During the testing, we noticed a quieter, more dense ‘thud’ sound of the Rogue ST Max versus the Epic Max and we really liked this change. Observing the ball flight, the Rogue ST Max also had a far more neutral trajectory. We also enjoyed the distance and dispersion on offer from this driver.

TaylorMade Stealth DriverEditors Choice 2022

(Image credit: Future)

Specifications

Lofts : 9°, 10.5° & 12°
Adjustable: Yes
Stock Shaft : Fujikura Ventus Red 5
Left Handed Option: Yes, only in 9° and 10.5°

Reasons to buy

+
Very strong overall performance
+
Outstanding shelf appeal
+
Consistent ball flights, especially in the wind

Reasons to avoid

-
Less confidence inspiring than outgoing SIM2

Over the last few years, golfers have become used to seeing TaylorMade introduce new driver technologies in a bid to unlock more distance off the tee. In 2022, the company introduced golfers to an all new carbon fiber face. To highlight the technology, the face of the Stealth driver is red which may divide opinion, but we were huge fans of it.

Don't be concerned about the new carbon face sounding or feeling dull. Impressively, the engineers at TaylorMade have managed to create the Stealth with a powerful feel and good sound at the point of contact. During our testing, we managed to deliver an extra three miles per hour in clubhead speed with the Stealth, compared to the SIM2. As you’d expect, this (along with a reduction in spin versus the original SIM) translated into more distance. 

This is the standard model in the Stealth range, but there is also the draw bias Stealth HD (opens in new tab) or low spinning Stealth Plus (opens in new tab) to choose from - so if you're after the best drivers for slicers (opens in new tab)or best drivers for distance (opens in new tab), check those models out. We think the standard head will suit the broadest range of golfers which is why we picked it in this guide.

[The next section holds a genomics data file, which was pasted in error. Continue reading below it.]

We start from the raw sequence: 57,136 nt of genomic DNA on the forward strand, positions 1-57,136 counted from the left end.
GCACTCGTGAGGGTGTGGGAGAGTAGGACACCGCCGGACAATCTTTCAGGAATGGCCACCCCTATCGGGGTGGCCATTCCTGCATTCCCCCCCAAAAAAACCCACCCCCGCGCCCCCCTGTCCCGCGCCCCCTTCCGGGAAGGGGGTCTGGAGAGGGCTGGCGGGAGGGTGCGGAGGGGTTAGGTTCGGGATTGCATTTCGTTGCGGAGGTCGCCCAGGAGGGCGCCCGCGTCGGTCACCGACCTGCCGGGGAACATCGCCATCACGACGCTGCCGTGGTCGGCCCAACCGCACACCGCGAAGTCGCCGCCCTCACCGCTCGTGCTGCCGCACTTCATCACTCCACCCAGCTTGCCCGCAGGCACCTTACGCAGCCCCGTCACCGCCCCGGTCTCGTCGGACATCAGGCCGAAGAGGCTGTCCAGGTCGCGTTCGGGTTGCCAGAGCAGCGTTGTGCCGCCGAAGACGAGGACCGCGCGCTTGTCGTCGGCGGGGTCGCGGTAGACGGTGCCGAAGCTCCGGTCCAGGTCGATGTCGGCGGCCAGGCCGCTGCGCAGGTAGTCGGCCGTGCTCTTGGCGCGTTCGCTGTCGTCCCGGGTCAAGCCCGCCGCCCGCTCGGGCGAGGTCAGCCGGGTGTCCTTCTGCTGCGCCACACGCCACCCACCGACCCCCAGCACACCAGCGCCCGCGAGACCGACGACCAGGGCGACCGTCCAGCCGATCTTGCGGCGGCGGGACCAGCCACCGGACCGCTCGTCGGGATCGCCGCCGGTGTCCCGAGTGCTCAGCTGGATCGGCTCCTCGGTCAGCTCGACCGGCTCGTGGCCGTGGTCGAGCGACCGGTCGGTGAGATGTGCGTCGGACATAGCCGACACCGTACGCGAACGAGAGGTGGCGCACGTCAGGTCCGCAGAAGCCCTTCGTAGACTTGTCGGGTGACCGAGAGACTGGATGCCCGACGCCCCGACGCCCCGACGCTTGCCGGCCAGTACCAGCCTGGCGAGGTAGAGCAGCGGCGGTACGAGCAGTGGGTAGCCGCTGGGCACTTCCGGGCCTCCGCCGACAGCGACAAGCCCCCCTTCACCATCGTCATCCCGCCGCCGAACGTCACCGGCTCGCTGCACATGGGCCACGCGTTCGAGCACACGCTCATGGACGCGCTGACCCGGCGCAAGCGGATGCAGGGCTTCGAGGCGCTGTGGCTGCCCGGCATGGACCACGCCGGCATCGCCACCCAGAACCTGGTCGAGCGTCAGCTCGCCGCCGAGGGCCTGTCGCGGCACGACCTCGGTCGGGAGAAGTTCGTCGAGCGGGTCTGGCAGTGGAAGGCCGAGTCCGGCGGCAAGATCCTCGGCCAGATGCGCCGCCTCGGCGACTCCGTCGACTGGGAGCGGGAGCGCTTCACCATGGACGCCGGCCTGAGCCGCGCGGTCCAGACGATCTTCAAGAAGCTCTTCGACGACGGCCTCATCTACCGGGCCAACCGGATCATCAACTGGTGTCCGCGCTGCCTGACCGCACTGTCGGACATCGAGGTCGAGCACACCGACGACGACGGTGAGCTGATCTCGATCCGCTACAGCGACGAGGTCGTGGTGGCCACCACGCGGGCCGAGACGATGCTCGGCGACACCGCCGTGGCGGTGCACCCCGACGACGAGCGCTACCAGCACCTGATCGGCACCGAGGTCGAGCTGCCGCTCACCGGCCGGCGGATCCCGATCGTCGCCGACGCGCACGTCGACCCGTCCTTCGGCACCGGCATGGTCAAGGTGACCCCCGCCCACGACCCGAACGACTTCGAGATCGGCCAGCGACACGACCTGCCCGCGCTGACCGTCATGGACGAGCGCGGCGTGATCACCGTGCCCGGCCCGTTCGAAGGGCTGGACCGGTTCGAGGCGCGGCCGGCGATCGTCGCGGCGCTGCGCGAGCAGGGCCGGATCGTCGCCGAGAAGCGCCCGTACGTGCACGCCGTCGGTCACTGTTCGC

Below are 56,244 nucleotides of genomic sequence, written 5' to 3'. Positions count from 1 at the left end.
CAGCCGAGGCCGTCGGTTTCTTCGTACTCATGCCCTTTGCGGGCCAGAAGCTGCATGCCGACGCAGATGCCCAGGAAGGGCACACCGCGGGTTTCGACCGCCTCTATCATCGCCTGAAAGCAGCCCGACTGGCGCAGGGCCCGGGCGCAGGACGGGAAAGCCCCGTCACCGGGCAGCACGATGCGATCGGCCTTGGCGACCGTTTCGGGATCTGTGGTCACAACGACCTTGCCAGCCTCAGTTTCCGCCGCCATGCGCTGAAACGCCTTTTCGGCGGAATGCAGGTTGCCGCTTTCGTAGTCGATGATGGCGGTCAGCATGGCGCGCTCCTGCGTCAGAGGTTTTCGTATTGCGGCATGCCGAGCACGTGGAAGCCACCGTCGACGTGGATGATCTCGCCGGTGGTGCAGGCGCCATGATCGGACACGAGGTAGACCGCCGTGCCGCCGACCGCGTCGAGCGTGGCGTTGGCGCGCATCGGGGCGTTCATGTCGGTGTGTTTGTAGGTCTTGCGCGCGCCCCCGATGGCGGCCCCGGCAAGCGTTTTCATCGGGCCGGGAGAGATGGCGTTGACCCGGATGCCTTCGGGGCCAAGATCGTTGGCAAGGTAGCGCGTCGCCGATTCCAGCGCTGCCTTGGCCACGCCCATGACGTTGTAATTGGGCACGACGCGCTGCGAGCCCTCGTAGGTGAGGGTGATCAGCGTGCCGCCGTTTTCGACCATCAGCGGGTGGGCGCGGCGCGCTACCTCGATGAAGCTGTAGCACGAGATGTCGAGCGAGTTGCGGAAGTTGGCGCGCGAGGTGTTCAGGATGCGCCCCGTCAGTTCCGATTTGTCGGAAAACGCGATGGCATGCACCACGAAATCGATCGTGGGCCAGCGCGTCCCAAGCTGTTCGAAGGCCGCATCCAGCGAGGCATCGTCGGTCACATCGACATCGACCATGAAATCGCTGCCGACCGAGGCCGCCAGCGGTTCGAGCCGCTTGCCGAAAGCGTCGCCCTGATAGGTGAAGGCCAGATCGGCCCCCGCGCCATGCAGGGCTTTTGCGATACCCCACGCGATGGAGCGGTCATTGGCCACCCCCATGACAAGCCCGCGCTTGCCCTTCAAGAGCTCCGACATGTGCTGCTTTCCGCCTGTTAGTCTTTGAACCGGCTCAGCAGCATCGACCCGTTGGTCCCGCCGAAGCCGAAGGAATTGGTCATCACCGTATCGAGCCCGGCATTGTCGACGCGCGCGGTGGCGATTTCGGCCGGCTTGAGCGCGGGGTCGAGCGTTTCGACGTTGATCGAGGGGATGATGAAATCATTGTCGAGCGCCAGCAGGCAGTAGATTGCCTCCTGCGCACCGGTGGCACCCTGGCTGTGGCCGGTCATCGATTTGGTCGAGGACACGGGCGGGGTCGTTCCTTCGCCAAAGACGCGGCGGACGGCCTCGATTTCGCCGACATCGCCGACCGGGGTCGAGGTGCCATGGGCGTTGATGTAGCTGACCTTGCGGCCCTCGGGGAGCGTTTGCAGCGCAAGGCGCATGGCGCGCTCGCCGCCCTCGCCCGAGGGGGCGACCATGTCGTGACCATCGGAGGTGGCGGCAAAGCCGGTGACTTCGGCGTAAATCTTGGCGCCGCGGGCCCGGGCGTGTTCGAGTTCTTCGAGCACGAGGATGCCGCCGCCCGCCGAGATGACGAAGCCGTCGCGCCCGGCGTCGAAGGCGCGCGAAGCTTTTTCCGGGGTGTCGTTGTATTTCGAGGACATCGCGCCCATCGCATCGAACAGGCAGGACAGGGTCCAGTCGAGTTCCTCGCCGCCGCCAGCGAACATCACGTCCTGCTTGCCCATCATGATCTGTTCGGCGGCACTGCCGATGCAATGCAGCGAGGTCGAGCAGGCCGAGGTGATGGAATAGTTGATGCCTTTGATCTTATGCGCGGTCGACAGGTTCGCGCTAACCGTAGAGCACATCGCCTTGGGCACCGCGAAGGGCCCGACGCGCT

Ping G425 Max driverEditors Choice 2022

(Image credit: Future)

Specifications

Lofts : 9°, 10.5° & 12°
Adjustable Hosel: Yes
Stock Shaft : 6 options
Left Handed Option: Yes, available in all lofts

Reasons to buy

+
Increased forgiveness and accuracy over G410
+
Better fitting options across three models

Reasons to avoid

-
No obvious gains in distance over G410 on centred hits.

To achieve the new performance levels in the G425 Max, Ping implemented a new 26-gram tungsten movable weight called a CG Shifter, which is made possible by weight savings from advancements in the driver’s dragonfly crown design. The weight can be secured in one of three settings – neutral, draw or fade – to influence forgiveness and shot shape. The average MOI increase is 14 per cent across the three weight positions compared to the G410 Plus.

Indeed when comparing to the older model, down at address, the G425 Max certainly has a more rounded profile than the G410 Plus, which to some people will look more user friendly. That isn't to say performance has gone down though, because the Max still feels just as powerful and has the same sound we loved in the G410.

Overall, in our testing, we think the Max, along with the other models with the G425 name, is a range of drivers that will work for every player type to maintain distance while finding more fairways.

Tour Edge Exotics C722 Driver Review

(Image credit: Scott Kramer)

Tour Edge Exotics C722 Driver

Specifications

Lofts : 9.5° & 10.5°
Adjustable Hosel: Yes